Former junior welterweight champ Kendall Holt shimmied in victory after dispatching Lenin Arroyo with a left hook one minute and 50 seconds into the 1st round. Holt is looking to resurrect his career after losing his last two fights to headliner Tim Bradley and Kaizer Mabuza.
Your correspondent was forced to miss much of the light heavyweight contest between Marcus Oliveira and local journeyman Demetrius Jenkins due recurring WiFi issues at the Silverdome. Fortunately the contest proved to be the evening’s least noteworthy. Oliveira secured the unanimous decision.
Miami heavyweight Bermane “B-Ware” Stiverne picked up a host of alphabet trinkets by tapping Kertson Manswell with the left hook and following it with a straight right that hit the mark. The ref stopped the fight at one minute 52 seconds of the 2nd round.
Wearing the yellow of the legendary Kronk Gym, undefeated junior welterweight Vernon Paris entered to the cheers of his hometown crowd but found a game opponent in veteran Emanuel Augustus, who previously announced Saturday would be his final professional fight.
Paris’ quickness and hand speed posed problems for Augustus, who nevertheless kept advancing despite being peppered with sharp blows to the face. The fight got heated in the 4th after Paris landed a series of left hooks and the Chicagoan responded by throwing him to the mat at the bell. The crowd grew boisterous as the two fighters circled and taunted each other, with Augustus attempting to turn the match into a brawl while Paris worked to maintain his distance and box.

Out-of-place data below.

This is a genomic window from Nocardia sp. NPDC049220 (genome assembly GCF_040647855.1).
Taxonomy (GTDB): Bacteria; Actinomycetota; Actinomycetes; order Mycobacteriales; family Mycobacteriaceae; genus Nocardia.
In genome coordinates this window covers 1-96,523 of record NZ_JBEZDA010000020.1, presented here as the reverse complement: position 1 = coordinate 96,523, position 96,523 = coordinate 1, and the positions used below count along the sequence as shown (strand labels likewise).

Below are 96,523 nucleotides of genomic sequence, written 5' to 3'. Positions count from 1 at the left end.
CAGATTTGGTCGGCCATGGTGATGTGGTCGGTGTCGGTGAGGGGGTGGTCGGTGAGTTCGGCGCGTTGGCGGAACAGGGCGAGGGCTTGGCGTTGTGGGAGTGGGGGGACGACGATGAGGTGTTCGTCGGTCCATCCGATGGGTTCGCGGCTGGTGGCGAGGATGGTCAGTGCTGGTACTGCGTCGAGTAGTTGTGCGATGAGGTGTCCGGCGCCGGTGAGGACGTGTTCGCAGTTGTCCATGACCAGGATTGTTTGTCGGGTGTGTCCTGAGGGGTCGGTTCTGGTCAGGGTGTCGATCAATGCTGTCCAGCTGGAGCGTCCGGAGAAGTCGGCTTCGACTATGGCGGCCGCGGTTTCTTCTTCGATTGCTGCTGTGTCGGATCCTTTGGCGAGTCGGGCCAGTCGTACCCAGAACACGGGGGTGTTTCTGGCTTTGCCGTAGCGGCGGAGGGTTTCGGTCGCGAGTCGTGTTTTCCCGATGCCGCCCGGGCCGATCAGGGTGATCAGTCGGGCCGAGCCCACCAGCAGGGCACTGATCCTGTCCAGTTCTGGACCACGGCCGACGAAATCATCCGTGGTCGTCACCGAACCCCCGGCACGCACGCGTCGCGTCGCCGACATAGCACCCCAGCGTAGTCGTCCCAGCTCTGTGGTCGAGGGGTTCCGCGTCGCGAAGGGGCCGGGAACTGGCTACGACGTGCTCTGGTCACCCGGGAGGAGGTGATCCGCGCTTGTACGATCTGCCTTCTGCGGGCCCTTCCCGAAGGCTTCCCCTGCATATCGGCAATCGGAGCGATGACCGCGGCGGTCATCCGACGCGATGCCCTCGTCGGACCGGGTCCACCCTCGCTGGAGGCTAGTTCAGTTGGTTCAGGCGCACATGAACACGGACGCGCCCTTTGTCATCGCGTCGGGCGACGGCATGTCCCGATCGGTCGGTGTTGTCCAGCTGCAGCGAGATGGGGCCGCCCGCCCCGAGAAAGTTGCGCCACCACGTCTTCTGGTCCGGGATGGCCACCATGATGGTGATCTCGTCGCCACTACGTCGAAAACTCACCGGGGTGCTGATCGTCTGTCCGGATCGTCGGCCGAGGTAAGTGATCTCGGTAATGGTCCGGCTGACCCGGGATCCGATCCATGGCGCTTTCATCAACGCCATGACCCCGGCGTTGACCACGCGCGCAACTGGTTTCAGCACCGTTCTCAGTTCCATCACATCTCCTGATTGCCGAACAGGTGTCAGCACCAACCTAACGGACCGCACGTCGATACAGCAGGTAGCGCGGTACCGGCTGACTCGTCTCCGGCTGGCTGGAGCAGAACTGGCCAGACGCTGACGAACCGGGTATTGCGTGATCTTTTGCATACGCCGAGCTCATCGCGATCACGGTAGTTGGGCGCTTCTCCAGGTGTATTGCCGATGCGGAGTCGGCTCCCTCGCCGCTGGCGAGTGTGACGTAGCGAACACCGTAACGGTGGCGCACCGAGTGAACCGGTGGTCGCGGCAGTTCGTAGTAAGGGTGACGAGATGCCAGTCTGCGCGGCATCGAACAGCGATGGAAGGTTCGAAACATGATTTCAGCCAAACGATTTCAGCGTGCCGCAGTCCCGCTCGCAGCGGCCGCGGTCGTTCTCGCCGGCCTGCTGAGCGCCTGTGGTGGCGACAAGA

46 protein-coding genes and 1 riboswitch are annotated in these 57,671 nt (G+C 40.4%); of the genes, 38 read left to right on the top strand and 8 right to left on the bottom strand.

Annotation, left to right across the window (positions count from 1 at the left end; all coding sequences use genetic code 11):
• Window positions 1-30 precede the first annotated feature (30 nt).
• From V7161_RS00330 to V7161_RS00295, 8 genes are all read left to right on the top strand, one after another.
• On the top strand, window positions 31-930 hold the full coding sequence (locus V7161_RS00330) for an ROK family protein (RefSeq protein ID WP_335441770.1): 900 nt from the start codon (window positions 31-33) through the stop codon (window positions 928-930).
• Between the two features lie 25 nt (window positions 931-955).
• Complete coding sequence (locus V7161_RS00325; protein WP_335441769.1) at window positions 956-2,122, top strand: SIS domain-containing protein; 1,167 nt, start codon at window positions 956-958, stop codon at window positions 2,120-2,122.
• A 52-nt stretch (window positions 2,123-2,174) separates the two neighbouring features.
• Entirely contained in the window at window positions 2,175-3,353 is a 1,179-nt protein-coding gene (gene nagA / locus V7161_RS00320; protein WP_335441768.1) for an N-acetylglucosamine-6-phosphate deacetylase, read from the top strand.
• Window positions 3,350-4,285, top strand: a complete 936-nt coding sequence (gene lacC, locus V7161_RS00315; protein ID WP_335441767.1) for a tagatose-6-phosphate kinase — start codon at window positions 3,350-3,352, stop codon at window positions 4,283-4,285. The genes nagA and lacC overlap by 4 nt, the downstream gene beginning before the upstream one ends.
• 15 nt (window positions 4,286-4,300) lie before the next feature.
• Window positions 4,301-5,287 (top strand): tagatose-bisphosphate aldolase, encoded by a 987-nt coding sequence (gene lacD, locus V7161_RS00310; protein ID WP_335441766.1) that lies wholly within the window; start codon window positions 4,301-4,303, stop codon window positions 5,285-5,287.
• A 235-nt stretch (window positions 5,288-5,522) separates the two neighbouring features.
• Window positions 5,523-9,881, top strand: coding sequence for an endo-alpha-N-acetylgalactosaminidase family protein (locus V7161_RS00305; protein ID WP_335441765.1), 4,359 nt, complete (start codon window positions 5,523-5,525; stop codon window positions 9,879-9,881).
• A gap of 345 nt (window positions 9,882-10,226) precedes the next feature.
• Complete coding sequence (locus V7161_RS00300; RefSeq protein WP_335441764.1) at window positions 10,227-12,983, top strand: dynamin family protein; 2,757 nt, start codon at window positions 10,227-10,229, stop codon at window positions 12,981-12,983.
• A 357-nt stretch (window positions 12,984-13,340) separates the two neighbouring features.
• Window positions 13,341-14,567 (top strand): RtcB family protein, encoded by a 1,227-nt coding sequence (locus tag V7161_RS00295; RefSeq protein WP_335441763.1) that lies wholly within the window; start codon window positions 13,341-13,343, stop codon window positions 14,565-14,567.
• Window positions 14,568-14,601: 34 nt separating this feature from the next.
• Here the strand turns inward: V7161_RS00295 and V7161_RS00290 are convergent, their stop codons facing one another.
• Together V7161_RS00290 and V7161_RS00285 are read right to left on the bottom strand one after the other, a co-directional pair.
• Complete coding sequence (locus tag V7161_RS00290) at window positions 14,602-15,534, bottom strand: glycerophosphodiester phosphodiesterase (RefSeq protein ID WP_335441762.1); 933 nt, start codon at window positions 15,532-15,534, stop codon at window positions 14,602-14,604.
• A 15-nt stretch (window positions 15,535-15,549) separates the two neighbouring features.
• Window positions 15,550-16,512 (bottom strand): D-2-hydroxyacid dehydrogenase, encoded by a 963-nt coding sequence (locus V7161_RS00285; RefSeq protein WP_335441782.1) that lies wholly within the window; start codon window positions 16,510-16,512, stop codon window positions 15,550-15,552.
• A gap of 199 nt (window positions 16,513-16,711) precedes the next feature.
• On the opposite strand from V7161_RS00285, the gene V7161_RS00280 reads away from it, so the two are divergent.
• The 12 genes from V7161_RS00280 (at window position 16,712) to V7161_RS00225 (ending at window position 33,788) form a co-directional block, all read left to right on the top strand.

Despite clearly getting the worse of the action Augustus seemed to be growing stronger heading into the 6th round, dancing in place to the music. He showed unexpected life and spirit in the round for a man supposedly at the end of a long career. His unrelenting assault began to back Paris into the ropes, where Augustus bullied the less experienced fighter.
The partisan crowd began showing is appreciation for the old man’s efforts as Paris showed signs of reverting to his trademark late-round fade and the referee stepped in with a highly questionable point deduction for hitting on the break. The crowd was audibly displeased despite the fact the decision had helped their man.
The ref issued another warning in the 7th to Augustus for an elbow as Paris showed signs of life once more. But still Augustus kept coming and releasing his hands, not willing to go into the night without having first used every punch left in his fists.
Paris undoubtedly came into the fight with the advantage in terms of talent and support, but his his deficit in heart left him in an vulnerable position entering the 8th and final round. Both men came out swinging and neither looked secure in his position on the scorecards. Paris’ legs showed signs of fading towards the end, while Augustus refused to let down his constant pressure.
If Saturday night is indeed his last time in the ring, Emanuel Augustus went out as a warrior should. The unanimous decision for Paris felt almost meaningless; the fans who cheered the hometown boy’s entrance found themselves booing his victory. The old man from Chicago had won their respect.